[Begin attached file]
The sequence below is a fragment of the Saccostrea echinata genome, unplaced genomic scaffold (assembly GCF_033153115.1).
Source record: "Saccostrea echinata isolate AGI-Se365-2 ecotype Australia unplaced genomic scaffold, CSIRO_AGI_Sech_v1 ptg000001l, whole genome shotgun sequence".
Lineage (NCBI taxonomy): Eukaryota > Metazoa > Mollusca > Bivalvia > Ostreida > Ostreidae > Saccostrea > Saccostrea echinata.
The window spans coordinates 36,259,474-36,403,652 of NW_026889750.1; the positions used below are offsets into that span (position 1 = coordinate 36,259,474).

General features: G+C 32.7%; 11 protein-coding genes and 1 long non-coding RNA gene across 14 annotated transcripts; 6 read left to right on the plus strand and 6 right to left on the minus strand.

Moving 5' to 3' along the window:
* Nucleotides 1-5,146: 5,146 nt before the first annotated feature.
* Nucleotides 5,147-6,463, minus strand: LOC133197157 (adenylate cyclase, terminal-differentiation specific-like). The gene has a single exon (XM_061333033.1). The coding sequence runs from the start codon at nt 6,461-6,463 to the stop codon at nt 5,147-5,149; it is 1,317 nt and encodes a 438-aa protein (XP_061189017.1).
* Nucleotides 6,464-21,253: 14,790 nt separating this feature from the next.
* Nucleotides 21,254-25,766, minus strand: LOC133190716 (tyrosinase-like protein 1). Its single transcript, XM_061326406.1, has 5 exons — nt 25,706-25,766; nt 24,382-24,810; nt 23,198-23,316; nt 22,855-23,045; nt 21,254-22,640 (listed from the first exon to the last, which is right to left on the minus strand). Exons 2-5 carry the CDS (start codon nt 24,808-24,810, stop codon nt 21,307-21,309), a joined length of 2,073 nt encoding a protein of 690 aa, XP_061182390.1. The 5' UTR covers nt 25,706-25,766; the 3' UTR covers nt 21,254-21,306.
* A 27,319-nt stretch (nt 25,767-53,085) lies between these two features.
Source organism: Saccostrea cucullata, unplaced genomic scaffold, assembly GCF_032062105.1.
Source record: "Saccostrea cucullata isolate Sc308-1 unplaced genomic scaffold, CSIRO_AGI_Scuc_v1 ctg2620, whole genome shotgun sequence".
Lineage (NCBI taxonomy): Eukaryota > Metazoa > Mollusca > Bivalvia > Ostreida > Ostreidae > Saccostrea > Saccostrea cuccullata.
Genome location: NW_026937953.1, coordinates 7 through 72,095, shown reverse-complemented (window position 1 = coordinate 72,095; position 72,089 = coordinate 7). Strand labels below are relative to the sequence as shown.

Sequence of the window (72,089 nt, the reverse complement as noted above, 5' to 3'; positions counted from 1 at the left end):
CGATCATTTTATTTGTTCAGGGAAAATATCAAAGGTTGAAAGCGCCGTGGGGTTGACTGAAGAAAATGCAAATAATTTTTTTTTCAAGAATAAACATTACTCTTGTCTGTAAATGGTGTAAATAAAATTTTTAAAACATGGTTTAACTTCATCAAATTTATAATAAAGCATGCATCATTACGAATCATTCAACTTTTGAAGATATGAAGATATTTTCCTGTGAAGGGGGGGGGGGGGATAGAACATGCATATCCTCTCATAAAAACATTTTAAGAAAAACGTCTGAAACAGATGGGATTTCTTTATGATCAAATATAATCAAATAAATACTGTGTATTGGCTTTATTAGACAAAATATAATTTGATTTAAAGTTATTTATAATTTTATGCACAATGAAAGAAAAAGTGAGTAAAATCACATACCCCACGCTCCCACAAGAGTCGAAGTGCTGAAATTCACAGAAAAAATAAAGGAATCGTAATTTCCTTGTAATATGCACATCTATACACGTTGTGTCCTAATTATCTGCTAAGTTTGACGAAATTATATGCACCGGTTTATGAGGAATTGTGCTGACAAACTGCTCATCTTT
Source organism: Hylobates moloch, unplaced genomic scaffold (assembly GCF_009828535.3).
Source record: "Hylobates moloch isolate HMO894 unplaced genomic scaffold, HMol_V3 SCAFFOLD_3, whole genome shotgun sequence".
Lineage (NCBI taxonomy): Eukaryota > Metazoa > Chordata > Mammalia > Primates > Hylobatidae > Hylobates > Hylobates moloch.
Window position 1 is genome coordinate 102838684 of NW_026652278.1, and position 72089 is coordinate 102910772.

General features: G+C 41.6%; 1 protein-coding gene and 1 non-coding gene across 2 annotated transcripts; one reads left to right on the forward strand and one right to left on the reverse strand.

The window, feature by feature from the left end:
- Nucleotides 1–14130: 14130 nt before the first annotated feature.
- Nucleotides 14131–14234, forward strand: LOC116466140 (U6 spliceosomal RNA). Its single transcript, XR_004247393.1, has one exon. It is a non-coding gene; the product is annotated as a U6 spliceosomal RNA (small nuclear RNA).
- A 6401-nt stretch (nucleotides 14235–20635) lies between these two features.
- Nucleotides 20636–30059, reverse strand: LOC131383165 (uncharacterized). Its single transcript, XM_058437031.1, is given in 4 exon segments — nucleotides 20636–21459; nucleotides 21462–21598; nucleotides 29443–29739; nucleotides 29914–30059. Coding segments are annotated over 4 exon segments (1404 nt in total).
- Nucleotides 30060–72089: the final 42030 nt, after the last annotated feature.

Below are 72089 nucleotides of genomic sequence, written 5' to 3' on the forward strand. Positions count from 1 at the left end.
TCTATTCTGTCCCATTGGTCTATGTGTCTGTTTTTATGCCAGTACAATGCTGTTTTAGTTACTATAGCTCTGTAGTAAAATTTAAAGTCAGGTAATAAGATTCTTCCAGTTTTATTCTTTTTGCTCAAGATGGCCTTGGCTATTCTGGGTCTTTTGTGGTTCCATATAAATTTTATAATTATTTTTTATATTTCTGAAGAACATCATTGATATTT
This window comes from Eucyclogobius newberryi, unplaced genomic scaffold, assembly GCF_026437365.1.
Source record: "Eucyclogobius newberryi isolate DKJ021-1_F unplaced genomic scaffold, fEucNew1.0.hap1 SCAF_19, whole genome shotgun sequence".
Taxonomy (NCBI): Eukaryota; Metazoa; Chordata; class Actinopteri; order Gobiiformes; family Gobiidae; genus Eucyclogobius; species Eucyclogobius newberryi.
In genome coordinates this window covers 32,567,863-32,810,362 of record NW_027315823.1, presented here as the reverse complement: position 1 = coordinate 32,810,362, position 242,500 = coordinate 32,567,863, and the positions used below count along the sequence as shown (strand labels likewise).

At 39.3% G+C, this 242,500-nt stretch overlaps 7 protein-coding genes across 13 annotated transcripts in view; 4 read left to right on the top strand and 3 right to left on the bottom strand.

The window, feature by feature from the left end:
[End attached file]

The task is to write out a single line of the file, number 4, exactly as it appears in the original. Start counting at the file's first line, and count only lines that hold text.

The window spans coordinates 36,259,474-36,403,652 of NW_026889750.1; the positions used below are offsets into that span (position 1 = coordinate 36,259,474).